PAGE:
Having lived and worked in South and Southern Africa my whole life, I know that aid can, at the very least, be disruptive. Although Witness Uganda is entertaining, it never really moves past “giving is complicated.”  In contrast, God Loves Uganda thoughtfully takes audiences on a global political journey, highlighting the real risks associated with international giving and aid work.  It sends a message that giving and getting involved in African politics and society—whether through individual or institutional channels—needs to be done carefully, and sometimes, maybe not done at all.

Certainly, not giving is also complicated. If national governments, churches, religious organizations, NGOs, or individuals choose to withdraw aid, they must do so strategically and responsibly.  When the U.S. and the World Bank say they are reviewing their assistance programs because of Uganda’s Anti-Homosexuality Act, they need to be sure they can justify withdrawing specific types of aid and that they are not merely perpetuating patterns of Western neo-colonialism and oppression.  Perhaps it does make sense, for example, to withdraw money that might otherwise be used to deny gays and lesbians access to health care services or funneled to organizations that vocally support the Anti-Homosexuality Act.  The Dutch government has adopted this approach, withdrawing its aid to the Ugandan justice sector rather than be considered complicit with Uganda’s jailing of gays and lesbians. Over the next weeks and months, we will see whether Obama and Kim follow this example.  The U.S. and the World Bank have an opportunity to send a clear, value-driven message that those who are complicit with the Ugandan government in its needless persecution of LGBTQ people will not benefit from American aid.

Kerry Williams is currently a candidate for a Masters in Public Administration at the Harvard Kennedy School of Government, where she is both an Edward S. Mason Fellow and a Harvard South African Fellow. The views expressed in this article are hers alone and not necessarily endorsed by Political Research Associates. The full text of her article can be read on the Citizen website. 

ITN News’ Channel 4 and PRA’s Kapya Kaoma Take Down Scott Lively

Channel 4

PRA’s senior researcher Kapya Kaoma joined ITN News’ Channel 4 (England) in a spotlight feature about Scott Lively’s involvement in the creation of Uganda’s Anti-Homosexuality Bill. The piece includes PRA’s exclusive video of Lively’s presentation at a Uganda anti-gay conference in 2009.

Watch the embedded video below, or on Channel 4′s website.

Only Fools Believe? Pastor Rick Warren and Global Homophobia

Pastor Rick Warren

Pastor Rick Warren

The recent passage of highly punitive anti-LGBTQ legislation in Nigeria, Uganda, and Russia has brought renewed media scrutiny to certain conservative American evangelicals known for campaigning against homosexuality abroad. Pastors Scott Lively and Rick Warren – in particular – have been called out for creating the conditions that led to Uganda’s infamous Anti-Homosexuality Act. That law imposes long jail sentences (up to life in prison) for being LGBTQ and criminalizes anyone who dares to speak out in defense of the human rights of sexual minorities. Thanks to Lively, Warren, and a number of other American culture warriors, there is a wave of politicized homophobia burning its way through villages, cities, and parliaments in Africa. Were I in Uganda today, I could be arrested just for writing this.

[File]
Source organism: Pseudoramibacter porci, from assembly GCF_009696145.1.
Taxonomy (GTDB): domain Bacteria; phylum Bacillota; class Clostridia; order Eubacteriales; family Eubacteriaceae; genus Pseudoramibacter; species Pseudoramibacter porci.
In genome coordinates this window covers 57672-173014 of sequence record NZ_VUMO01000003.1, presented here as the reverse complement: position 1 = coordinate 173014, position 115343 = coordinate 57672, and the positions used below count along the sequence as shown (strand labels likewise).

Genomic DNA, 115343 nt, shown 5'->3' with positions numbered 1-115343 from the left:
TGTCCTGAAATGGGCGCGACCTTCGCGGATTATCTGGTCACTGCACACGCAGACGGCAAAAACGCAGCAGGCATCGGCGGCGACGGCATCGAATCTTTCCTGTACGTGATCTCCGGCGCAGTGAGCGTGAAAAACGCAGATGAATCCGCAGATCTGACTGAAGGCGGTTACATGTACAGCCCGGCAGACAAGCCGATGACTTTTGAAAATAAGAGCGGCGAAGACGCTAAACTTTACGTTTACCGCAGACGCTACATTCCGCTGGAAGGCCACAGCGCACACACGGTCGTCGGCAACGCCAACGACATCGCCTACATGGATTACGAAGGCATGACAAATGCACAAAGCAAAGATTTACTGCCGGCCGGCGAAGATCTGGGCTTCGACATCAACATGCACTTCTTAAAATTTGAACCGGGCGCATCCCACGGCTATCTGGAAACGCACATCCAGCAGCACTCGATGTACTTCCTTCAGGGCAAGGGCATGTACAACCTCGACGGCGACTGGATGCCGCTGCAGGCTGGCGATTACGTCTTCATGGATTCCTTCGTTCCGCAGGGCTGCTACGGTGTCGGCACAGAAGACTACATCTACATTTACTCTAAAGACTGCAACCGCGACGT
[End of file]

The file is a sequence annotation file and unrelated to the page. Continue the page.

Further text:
Although documentation of the involvement of right-wing American campaigners (including by this writer) is ample, the current media scrutiny has brought forth predictable denials of responsibility. We’ve seen this movie before. When things get hot, as they did when Uganda’s Parliament considered a death penalty provision for its Anti-Homosexuality Bill, the likes of Lively and Warren attempted to deflate the public’s anger at their involvement by issuing statements distancing themselves from the very events they set in motion. Now again, there appears to be a dedicated PR campaign to whitewash the history of right-wing evangelical involvement in exporting their U.S.-style anti-LGBTQ and reproductive freedom campaigns abroad.

In Lively’s case, a U.S. federal judge has determined that there is sufficient evidence of his direct involvement in committing crimes against humanity that the Springfield, Mass., pastor now awaits a civil trial here at home for persecuting Uganda’s sexual minority community. Key evidence for the case comes from Lively himself, who has a habit of boasting about his influence in Uganda and Russia, among other places. When asked about the original death penalty provision of the Uganda bill, Lively said it was not his preferred methodology, but pushed for the bill’s passage anyway, saying, “I think the lesser of two evils is for the bill to go through.” It seems Lively is such an unrepentant believer in the evil of homosexuality that he can’t help but remain outspoken – even when it brings him public condemnation.

But what of Baptist megachurch pastor and best-selling author Rick Warren? Yes, he campaigns against same-sex marriage and promotes creationism, but Warren also cultivates a much more moderate image than the fire-and-brimstone Lively. Warren delivered the invocation at President Obama’s first inauguration and aspires to a prominent role in American public life. (Lively presumably gave up any hopes of mainstream acceptance when he co-authored a book blaming the Nazi Party and Holocaust on homosexuals.)